Lanzini was once more free in the middle of the park, passing forward, and although it was easily intercepted, it was only loosely controlled by the defender. Yarmolenko pounced, taking the ball, beating two men and running into the area before rolling it across for Haller to poke under the goalkeeper for his third in this competition this season.

It wasn?EUR(TM)t too long after the resumption that the game was put beyond any doubt.

A quite innocuous corner to the far post floated over everyone, but Haller went crashing to the ground. The referee saw the infringement, the striker hauled down and a penalty given.

Up stepped Yarmolenko, who passed it neatly into one corner as the goalkeeper flew to the other.


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The 3-0 scoreline seemed to wake some fight up from inside the Hull players, although it presented itself with late and aggressive challenges that earned yellow cards.

Two initial quick cautions seemed not to hinder Hull?EUR(TM)s desire to leave a mark on someone, and it led to Harrison Ashby?EUR(TM)s first start being cut short around 60 minutes, the youngster attended to with gas and air on the pitch after one frankly ridiculous challenge.

Longelo-Mbule came on for him, moving across to left back. He was immediately into the action, beaten by Wilks as the winger pushed into the area and slotted in through Randolph?EUR(TM)s legs to make it 3-1 and give them a slight chance of a comeback.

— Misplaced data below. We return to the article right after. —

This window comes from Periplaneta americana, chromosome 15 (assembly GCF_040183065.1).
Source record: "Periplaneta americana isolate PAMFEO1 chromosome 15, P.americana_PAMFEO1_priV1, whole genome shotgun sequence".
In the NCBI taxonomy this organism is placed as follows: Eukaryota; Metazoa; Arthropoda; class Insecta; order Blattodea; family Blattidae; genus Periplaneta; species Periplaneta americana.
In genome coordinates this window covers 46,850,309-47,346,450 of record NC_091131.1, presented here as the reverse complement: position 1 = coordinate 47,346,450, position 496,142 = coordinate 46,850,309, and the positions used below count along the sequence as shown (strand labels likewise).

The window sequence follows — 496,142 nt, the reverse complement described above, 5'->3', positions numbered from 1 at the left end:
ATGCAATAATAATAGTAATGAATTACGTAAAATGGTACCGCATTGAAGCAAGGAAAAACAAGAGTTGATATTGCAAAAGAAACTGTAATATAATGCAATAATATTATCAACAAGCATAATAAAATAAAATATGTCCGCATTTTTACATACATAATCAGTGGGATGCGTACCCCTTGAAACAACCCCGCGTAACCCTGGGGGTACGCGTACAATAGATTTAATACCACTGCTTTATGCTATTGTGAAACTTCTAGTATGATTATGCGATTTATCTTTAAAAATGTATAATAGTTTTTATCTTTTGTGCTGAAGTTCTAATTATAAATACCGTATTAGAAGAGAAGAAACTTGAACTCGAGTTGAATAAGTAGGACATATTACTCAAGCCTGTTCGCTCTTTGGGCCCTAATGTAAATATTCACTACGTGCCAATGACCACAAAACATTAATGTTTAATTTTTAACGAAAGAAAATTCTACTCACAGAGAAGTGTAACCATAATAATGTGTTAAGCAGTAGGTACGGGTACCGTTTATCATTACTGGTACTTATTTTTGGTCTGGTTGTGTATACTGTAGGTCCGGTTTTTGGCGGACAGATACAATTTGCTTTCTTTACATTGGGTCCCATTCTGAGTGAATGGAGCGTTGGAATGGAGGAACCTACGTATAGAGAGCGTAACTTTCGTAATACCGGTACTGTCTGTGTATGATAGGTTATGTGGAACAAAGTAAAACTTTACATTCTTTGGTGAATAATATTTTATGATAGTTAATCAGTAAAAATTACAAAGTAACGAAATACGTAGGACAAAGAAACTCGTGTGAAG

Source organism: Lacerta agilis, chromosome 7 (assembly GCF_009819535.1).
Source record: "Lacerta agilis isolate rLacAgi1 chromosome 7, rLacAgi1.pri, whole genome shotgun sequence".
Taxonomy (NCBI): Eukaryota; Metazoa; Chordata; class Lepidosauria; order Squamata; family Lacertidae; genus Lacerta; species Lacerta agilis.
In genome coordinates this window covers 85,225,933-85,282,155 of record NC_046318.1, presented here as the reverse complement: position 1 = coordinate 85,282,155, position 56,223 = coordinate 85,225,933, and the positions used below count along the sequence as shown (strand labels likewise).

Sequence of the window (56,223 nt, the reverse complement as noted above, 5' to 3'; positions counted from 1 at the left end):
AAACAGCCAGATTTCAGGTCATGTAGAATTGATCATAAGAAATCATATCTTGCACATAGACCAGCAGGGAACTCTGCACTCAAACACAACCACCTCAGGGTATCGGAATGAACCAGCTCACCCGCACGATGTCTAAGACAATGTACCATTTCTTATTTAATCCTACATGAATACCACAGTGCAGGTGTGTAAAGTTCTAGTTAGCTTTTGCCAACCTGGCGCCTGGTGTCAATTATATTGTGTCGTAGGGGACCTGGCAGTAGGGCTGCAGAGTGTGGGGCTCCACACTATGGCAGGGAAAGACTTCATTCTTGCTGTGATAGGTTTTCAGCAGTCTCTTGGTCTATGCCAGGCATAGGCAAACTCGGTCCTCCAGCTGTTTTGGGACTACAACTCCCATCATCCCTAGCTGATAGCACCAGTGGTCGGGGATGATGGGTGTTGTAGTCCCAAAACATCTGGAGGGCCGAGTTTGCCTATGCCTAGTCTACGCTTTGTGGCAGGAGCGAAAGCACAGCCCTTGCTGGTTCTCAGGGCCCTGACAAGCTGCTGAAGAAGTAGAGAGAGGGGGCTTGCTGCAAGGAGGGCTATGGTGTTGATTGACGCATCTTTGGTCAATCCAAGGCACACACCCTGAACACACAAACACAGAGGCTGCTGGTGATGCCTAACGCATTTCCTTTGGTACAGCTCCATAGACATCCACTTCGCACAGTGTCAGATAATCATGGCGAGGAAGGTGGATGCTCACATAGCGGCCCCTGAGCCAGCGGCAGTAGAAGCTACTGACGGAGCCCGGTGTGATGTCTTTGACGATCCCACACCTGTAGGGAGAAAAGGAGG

It didn?EUR(TM)t really affect West Ham, who could only be criticised for wasting openings through Snodgrass, Haller and Lanzini, nothing blatant but enough space that one should have done better.

Eventually they did finish it off, and at style. First was Lanzini passing through the defence on the edge of the area for Haller, who dribbled around the goalkeeper and poked into an empty net, another two-goal performance for the Frenchman.

A second stoppage-time goal followed almost immediately after, Anderson cutting back after a run down the left wing and Yarmolenko curling into the far corner to make it 5-1, which actually probably was a fair reflection of just how easy the game had been.

Attention turns now to Wolves on Sunday, with no delay being considered as of yet, although test results across the rest of the week could change that.


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Player Ratings

Darren Randolph
Not really tested, harsh to criticise him for the goal from such close range.


Ben Johnson
Stayed reasonably defensive throughout and showed restraint.


Harrison Ashby
Barely tested defensively, got up and down the flank all game before being forced off. Deserved to score in the first half.